In a recent article in the New York Times Magazine, author Alex Palmer shines a light on the growing trend within the EU toward the criminalisation of humanitarian assistance. As a point of entry, the article describes the situation of two humanitarian aid workers in particular: Sara Mardini and Sean Binder, who were volunteering on the island of Lesbos, Greece, contributing to the search and rescue activities during the refugee crisis of 2015.
Yet, as the article explains, before long it was Mardini and Binder who needed rescuing, as they were arrested — their search and rescue volunteerism accused of being a form of smuggling. As such, the article offers insight, on a micro level, into the criminalisation of humanitarian assistance happening on a broader scale across the EU.
What was MPG’s role?
As a partner in the Horizon 2020 project “ReSOMA”, MPG created a series of policy briefs showing a growing trend within the EU toward the criminalisation of solidarity. In doing so, the project attracted significant coverage in the media which – as can be seen with this latest article in the New York Times Magazine – still continues.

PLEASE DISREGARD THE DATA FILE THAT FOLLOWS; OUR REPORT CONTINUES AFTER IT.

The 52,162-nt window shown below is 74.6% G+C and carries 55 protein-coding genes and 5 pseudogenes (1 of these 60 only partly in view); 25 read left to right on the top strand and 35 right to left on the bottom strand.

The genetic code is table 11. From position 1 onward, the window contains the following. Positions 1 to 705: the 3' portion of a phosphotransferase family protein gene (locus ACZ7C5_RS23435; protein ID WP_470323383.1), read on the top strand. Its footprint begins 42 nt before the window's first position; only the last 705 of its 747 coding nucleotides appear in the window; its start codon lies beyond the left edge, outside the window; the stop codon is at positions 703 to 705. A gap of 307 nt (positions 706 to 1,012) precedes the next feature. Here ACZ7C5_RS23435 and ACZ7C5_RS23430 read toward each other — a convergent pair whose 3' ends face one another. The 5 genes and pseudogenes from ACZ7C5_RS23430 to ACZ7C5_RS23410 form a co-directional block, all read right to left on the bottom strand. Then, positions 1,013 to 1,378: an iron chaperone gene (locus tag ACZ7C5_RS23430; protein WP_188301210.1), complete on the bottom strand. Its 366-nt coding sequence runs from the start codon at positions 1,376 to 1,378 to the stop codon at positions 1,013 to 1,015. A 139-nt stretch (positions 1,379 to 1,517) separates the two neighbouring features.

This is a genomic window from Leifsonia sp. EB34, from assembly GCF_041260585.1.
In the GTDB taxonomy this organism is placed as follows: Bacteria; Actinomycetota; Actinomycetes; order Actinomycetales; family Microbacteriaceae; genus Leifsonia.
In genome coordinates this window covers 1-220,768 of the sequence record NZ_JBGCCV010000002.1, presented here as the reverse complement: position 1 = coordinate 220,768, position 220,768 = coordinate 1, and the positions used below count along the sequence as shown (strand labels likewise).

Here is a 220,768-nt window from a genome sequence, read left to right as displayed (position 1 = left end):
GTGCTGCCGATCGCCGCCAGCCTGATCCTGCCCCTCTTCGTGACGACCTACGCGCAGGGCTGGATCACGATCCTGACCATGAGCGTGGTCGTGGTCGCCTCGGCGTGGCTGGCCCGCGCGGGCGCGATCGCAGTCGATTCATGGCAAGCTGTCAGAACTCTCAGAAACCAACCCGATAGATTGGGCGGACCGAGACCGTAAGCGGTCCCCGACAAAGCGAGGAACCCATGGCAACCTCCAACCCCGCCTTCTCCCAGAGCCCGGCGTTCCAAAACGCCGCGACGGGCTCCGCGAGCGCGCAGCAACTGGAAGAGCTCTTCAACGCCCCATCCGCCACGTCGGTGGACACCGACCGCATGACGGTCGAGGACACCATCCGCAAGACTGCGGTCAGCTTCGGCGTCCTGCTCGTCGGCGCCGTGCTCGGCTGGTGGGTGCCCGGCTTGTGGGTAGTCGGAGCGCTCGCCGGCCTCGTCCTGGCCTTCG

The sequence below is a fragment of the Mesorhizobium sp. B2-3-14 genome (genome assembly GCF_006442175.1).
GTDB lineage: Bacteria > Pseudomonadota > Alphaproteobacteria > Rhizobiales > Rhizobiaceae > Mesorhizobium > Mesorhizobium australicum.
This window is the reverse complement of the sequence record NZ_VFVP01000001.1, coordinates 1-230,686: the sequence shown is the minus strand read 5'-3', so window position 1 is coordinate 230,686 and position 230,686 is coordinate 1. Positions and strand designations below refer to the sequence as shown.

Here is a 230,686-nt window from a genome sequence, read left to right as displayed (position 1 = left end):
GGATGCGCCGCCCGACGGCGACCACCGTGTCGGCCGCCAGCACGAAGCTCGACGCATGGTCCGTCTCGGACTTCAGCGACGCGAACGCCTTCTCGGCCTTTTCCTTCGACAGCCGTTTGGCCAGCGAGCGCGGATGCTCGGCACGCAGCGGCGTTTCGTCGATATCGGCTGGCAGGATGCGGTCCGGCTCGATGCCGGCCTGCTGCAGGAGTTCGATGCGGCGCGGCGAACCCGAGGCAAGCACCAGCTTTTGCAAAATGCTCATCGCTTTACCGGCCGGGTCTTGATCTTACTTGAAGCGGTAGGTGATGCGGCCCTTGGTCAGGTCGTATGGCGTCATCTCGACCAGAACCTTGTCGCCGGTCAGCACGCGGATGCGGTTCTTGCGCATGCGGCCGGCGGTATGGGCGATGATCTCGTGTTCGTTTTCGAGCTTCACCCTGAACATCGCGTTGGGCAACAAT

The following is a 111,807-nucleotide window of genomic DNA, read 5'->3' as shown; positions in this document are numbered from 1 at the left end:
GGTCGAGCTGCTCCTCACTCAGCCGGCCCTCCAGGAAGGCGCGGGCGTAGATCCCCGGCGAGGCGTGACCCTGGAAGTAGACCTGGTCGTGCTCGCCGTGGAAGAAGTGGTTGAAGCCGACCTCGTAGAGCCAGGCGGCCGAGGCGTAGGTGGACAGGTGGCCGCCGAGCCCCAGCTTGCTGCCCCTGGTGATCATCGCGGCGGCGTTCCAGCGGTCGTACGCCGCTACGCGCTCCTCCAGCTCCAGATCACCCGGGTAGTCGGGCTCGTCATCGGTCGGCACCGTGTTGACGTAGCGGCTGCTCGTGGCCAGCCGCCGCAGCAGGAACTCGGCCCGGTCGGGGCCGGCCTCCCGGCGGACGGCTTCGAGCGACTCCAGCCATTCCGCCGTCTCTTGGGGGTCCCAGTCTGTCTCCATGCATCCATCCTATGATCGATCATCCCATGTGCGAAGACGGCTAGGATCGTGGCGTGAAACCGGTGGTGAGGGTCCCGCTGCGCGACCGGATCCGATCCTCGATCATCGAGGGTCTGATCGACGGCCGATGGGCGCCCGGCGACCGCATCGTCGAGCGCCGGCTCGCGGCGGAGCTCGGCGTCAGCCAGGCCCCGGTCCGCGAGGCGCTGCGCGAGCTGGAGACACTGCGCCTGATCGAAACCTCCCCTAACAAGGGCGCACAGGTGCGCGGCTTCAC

In the article, MPG’s Legal Policy Analyst, Dr. Carmine Conte, is cited in the article for his research documenting at least 49 cases (against 158 humanitarian aid workers) since 2015, as well as additional supporting information on the topic. Through Conte’s research — and that of other Resoma partners — the plight of hundreds of humanitarian aid workers has been recognised.
About the Migration Policy Group (MPG)
MPG is an independent think-and-do-tank based in Brussels. MPG’s purpose is rooted in its ability to inspire networks to provide evidence-based projects, research and campaigns in the areas of integration, migration and anti-discrimination.